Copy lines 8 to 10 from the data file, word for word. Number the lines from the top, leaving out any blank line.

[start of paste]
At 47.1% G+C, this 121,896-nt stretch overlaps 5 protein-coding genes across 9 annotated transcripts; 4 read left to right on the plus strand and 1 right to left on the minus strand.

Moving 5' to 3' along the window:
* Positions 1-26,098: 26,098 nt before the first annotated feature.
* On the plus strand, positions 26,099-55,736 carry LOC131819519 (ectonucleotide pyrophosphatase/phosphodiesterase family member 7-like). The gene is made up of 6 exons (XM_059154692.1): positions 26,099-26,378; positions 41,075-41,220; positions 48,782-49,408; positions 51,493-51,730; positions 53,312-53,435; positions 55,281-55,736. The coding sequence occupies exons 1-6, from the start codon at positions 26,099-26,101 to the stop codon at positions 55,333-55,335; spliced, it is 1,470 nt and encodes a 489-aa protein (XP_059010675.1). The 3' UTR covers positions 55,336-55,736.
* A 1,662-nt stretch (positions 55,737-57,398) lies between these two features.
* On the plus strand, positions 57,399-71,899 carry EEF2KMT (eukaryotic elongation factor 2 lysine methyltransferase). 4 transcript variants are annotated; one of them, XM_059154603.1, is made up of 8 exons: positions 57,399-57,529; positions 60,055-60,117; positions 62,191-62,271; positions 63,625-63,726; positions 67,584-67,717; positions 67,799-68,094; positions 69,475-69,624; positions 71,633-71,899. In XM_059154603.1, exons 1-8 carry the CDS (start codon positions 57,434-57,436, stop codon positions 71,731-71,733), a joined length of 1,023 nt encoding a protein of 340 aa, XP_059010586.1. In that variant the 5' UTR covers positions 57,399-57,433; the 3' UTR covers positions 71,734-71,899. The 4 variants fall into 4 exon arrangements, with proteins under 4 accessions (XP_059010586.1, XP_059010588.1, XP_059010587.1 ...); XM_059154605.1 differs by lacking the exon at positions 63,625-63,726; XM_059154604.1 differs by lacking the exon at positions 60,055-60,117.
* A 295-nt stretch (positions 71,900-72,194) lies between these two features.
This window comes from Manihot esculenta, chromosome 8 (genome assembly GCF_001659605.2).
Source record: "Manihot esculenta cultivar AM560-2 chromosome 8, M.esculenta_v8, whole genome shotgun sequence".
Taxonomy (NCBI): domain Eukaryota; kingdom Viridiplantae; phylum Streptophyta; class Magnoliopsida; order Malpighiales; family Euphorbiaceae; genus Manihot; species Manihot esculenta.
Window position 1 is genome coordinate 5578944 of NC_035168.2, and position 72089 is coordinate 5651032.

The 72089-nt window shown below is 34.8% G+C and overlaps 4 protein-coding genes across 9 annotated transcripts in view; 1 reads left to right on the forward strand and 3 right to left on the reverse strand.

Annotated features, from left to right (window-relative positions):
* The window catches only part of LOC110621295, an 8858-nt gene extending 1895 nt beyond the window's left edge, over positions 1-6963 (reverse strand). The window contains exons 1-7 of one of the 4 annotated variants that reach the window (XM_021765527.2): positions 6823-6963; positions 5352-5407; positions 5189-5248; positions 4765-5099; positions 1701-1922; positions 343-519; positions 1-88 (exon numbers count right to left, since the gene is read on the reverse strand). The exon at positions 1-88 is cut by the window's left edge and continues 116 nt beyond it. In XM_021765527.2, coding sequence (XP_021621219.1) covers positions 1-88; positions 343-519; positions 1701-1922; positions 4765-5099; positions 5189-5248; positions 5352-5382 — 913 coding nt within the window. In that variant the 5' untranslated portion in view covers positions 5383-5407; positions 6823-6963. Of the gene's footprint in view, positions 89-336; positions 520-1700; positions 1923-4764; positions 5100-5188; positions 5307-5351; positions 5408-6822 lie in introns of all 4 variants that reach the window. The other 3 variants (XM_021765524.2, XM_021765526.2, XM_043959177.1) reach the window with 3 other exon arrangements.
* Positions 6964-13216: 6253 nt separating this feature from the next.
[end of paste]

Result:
This window comes from Manihot esculenta, chromosome 8 (genome assembly GCF_001659605.2).
Source record: "Manihot esculenta cultivar AM560-2 chromosome 8, M.esculenta_v8, whole genome shotgun sequence".
Taxonomy (NCBI): domain Eukaryota; kingdom Viridiplantae; phylum Streptophyta; class Magnoliopsida; order Malpighiales; family Euphorbiaceae; genus Manihot; species Manihot esculenta.